Drone drawbacks


Drones have changed the face of modern warfare. Killing enemy soldiers is no longer the intimate, brutal act it was just a century ago, as the distance between the target and the targeter has increased at an unprecedented rate. That grim task is looking less like warfare as we’ve known it for thousands of years, and more like a video game.

These days, a “pilot” operating a remote drone from an Air Force base in Nevada can push a button and kill someone he believes is an al-Qaeda commander in a convoy on a Pakistani back road. From the perspective of the dead man and whatever collateral damage results from being targeted, it doesn’t matter whether an attack was launched by a U.S. soldier 200 feet away or a drone attack from the safety of a bunker 7,000 miles away. He’s going to be dead in either case.

Perhaps that’s what has compelled the Pentagon to make soldiers who operate drones thousands of miles from combat zones eligible for new Distinguished Warfare Medals. But recognizing the role of drone operators isn’t the problem, critics of the award say.

Instead, they object to the decision to elevate the Distinguished Warfare Medal to a level higher than the Purple Heart and the Bronze Star — honors that can be earned only in actual combat. The Purple Heart goes to wounded soldiers, but in the new hierarchy it will rank lower than an award given to a soldier pushing the buttons of a drone.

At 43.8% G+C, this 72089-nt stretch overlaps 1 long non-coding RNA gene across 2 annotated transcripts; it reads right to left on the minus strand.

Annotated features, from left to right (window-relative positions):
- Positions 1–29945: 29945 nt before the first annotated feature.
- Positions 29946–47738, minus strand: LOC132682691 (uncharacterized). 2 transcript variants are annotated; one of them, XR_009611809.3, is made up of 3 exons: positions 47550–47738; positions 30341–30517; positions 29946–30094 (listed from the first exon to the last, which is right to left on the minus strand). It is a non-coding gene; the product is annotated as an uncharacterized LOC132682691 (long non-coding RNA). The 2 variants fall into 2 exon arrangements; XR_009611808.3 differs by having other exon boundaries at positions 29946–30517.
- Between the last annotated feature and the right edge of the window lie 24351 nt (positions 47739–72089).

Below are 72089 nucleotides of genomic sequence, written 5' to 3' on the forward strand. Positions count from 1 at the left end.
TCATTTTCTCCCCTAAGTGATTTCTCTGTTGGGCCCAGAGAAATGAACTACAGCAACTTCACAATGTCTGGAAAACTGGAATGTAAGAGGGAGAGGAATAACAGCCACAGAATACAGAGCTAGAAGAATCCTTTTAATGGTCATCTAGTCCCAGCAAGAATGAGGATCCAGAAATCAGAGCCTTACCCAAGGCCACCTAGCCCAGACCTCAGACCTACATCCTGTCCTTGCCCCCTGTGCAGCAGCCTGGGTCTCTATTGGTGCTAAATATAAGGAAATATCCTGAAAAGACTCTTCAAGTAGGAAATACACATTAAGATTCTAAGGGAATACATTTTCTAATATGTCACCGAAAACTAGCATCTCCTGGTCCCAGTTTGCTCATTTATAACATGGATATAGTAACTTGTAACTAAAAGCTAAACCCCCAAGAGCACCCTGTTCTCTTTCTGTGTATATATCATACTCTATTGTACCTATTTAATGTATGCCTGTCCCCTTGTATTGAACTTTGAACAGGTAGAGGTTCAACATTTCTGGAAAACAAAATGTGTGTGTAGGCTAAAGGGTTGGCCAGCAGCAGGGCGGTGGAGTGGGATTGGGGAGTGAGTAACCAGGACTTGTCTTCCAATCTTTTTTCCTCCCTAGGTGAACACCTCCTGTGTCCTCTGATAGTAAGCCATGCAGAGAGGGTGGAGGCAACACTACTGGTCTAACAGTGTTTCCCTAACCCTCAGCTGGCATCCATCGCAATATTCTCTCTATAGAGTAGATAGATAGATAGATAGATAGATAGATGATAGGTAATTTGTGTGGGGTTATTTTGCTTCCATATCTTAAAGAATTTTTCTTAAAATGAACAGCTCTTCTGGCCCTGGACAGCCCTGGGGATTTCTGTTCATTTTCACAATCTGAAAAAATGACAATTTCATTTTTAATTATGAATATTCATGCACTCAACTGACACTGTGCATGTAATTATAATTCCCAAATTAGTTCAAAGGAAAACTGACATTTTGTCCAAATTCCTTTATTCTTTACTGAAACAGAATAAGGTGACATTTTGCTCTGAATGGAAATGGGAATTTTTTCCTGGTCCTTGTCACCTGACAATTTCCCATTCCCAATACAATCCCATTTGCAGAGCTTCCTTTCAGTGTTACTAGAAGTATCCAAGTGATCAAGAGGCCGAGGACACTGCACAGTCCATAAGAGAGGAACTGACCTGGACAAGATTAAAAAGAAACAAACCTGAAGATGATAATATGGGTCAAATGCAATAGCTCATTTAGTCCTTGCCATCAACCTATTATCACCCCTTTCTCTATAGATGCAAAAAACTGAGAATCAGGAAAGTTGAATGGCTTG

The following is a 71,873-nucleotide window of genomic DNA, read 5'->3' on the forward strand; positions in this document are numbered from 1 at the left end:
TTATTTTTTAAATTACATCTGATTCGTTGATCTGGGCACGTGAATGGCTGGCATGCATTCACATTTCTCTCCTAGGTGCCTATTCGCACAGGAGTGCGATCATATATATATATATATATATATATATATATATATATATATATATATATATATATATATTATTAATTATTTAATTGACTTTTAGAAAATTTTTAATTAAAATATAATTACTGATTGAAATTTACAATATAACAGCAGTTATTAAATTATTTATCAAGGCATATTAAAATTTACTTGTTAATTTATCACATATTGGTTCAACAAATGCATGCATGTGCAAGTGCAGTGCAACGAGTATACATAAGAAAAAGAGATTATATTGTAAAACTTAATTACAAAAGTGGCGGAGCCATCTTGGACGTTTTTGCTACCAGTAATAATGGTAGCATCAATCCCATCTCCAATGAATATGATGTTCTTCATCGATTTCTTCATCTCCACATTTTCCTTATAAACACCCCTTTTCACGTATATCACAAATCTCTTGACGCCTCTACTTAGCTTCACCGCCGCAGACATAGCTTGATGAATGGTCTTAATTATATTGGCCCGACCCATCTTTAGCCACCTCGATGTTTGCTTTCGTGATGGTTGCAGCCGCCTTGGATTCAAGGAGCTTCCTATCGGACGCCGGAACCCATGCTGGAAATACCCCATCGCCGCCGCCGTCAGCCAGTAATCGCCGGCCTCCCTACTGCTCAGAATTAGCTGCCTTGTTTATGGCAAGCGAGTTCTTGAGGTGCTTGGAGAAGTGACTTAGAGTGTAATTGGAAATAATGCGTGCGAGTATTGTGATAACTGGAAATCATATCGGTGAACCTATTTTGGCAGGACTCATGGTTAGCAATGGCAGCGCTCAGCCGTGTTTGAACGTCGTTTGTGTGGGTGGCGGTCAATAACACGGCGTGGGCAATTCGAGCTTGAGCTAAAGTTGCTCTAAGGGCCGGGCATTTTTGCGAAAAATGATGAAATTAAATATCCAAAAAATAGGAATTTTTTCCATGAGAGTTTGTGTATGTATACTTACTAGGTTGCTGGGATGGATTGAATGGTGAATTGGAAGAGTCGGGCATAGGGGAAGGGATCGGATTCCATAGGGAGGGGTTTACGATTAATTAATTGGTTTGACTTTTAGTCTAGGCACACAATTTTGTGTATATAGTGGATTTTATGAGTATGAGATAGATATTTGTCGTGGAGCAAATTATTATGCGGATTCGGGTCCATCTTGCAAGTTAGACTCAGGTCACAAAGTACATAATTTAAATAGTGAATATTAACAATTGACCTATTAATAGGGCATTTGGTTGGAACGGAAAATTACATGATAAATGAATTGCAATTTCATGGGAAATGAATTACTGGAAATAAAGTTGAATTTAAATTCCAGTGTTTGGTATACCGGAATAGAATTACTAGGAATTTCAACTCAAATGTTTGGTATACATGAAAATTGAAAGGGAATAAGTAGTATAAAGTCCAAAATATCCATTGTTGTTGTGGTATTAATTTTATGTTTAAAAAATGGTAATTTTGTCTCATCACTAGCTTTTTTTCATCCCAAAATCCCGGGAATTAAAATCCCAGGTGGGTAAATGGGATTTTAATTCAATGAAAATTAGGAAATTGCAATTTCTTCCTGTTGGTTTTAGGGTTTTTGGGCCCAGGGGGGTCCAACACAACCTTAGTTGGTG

The morality of using drones in countries we’re not officially at war with is already problematic to many critics. The logic of elevating the Distinguished Warfare Medal over more-established honors is inexplicable.

Should the soldier who kills from a distance, then goes home to his family at the end of his shift, get an award that ranks higher than one earned by a Navy SEAL who was injured in the raid on Osama bin Laden’s compound? This is not to minimize the psychological impact of killing from afar, but it is not the same as being exposed to return fire.

It’s absurd to tell a soldier who has lost a limb in combat, or worse, that a soldier who never has to fire a shot has extended himself more by pushing buttons. War is supposed to be hell. Drone warfare isn’t even inconvenient.